Dir. Stephen Frears, UK/France/Italy, 2006, 97 mins
Cast: Helen Mirren, Michael Sheen, James Cromwell, Sylvia Syms
Review by Richard Mellor
There were two obvious ways to greet the extraordinary outpouring of public grief, outraged tabloid headlines and, eventually, unusual reaction of the monarchy following the death of Princess Diana.
While some were persuaded to similar emotional abandon by this remarkable fanfare, for others the events fuelled only a deep cynicism – and a terminal admiration for the abilities of public relations.
The same two reactions are equally possible after watching The Queen, the latest change of tack from ever-flitting director, Stephen Frears. The film is presented as an honest interpretation of both Tony Blair and the Royal Family’s reactions to Diana’s death; but, as the title suggests, it ends up being a rather sycophantic homage to queenly adaptability.
The Queen begins with a comic scene or two; sitting for her portrait, the likeable Queen Elizabeth (Helen Mirren, as good as she was playing Elizabeth I) jokes with her artist how she wishes she could vote. Next thing, she is offering new PM Blair (Michael Sheen) the chance to run Parliament; the scene is a cute comedy of manners, as Tony and wife Cherie (an irritating Helen McCrory) desperately try to remember royal protocol.
Quite suddenly, Diana dies, and the film becomes a sombre, heavier drama right up to the familiar outcome. Its chief focus is the taut relationship between Blair and The Queen, as Labour’s new leader strives to convince the royals to give in to public fervour and quit Balmoral in deference to growing public demand.
That is about it – there are no subplots and the supporting characters are mostly shallow props for Mirren and Sheen to bounce off. This is ostensibly – and truly, as it’s Granada-produced – a TV movie. Yet there is one narrative urgently running below the surface. As the Windsors stayed at home and public outcry simultaneously grew, was the very future of the monarchy under threat?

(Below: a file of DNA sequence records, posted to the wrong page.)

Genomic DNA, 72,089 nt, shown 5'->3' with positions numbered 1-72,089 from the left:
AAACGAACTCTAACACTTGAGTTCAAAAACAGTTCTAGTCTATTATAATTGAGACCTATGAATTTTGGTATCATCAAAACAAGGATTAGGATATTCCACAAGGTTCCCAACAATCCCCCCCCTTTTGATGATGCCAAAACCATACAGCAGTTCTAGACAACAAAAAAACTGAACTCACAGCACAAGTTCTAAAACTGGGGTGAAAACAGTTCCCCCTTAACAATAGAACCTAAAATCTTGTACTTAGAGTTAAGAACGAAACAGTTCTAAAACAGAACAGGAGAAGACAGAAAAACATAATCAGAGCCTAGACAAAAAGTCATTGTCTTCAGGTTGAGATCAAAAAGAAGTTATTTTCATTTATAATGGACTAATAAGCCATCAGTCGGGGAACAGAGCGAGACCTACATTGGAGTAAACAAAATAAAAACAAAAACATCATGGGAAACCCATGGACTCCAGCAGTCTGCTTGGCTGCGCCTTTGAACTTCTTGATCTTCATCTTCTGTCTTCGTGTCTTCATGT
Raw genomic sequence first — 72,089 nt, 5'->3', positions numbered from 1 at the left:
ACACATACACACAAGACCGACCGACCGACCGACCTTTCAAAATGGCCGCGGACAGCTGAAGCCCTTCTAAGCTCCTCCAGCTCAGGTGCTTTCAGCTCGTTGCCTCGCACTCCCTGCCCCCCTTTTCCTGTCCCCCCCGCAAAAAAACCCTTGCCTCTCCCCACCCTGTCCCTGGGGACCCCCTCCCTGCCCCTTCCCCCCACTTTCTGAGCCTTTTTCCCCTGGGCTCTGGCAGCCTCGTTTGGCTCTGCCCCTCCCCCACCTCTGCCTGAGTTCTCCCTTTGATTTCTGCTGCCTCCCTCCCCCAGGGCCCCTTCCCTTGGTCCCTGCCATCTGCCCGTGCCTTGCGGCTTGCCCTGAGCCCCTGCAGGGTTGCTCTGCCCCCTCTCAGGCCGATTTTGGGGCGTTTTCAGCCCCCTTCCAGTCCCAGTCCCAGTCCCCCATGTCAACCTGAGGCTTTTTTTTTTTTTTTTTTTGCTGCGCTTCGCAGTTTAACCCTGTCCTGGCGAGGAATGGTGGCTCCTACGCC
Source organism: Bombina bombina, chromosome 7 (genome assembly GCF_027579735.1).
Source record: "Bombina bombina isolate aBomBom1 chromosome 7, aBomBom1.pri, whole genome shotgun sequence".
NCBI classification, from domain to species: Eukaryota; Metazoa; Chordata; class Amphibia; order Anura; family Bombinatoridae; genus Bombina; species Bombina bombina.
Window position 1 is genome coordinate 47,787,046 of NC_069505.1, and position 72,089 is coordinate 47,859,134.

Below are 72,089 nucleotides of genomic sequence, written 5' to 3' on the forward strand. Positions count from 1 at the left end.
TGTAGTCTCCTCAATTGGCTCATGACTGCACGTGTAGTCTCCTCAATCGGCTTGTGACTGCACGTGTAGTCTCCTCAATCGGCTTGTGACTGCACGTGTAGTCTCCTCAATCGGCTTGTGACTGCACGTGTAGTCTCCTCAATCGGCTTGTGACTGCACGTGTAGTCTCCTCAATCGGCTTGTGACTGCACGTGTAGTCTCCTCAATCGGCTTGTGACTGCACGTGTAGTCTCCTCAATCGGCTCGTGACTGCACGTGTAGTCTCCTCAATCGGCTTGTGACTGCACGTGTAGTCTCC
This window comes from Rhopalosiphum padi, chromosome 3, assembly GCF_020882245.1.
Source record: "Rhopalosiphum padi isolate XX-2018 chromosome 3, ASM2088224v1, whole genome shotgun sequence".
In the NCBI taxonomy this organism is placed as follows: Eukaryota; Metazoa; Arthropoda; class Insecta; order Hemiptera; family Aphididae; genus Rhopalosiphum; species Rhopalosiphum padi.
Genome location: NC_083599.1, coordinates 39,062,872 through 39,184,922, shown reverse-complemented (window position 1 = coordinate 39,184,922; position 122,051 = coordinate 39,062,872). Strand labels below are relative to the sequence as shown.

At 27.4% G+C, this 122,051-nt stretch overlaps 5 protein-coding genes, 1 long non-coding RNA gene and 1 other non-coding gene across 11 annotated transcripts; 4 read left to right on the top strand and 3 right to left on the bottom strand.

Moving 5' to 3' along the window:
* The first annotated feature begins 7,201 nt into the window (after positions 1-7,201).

An increasingly tremulous Blair certainly believes so, earnestly quoting statistics of fading support to his reactionary ruler over the phone. The Queen’s refusal to budge is attributed to her stiff traditions; she comes from a different age, when esteem for the monarchy conquered all public doubts. Finally, she comes to her senses, heads south and simultaneously modernises and saves the Royal Family.
Frears goes to great pains to reveal our Queen’s sensitive side, something rarely seen in public. The most telling moments come in Balmoral’s grounds, through a rather schmaltzy tale of an elegant stag. Happening upon the beast alone, Mirren’s Elizabeth starts to sob; the animal’s beauty perhaps reminds her of Diana. The stag’s later death triggers a new thoughtfulness, leading to the return to London.
But is this is just a well-honed exercise in royal PR? After initially seeming antiquated, the Queen comes out as something of a heroine. As Sheen’s Blair suddenly becomes completely deferential, a powerful, twinkle-eyed and appealing monarch emerges. In reality, she seemed resilient, unmoved and far too proud during that memorable week. Frears’ film seems to recall events through a rather rose-tinted lens.
A similar inbalance is found with the acting on dispaly. For while Mirren is excellent, lending poise, charisma and a droll wit to a stoic figure, and Sheen almost as good as the cloying Blair, many of the supporting performances are near-slapstick. Especially guilty are James Cromwell as a slightly demented Prince Philip and Sylvia Sims, who plays the Queen Mother like an evil godmother. Such silliness undermines both the lead performances and the serious tone Frears is attempting.
Give The Queen credit, though, for not pulling all its potential punches. Though towing a pro-monarchy line, Frears’ film does manage to boldly suggest that Elizabeth firmly dislikes her wet blanket Prime Minister. Fact or fiction, this is a brave way for an English drama to interpret the relationship between its country’s two leading figures. Keep an eye out for a smug Gordon Brown in the audience…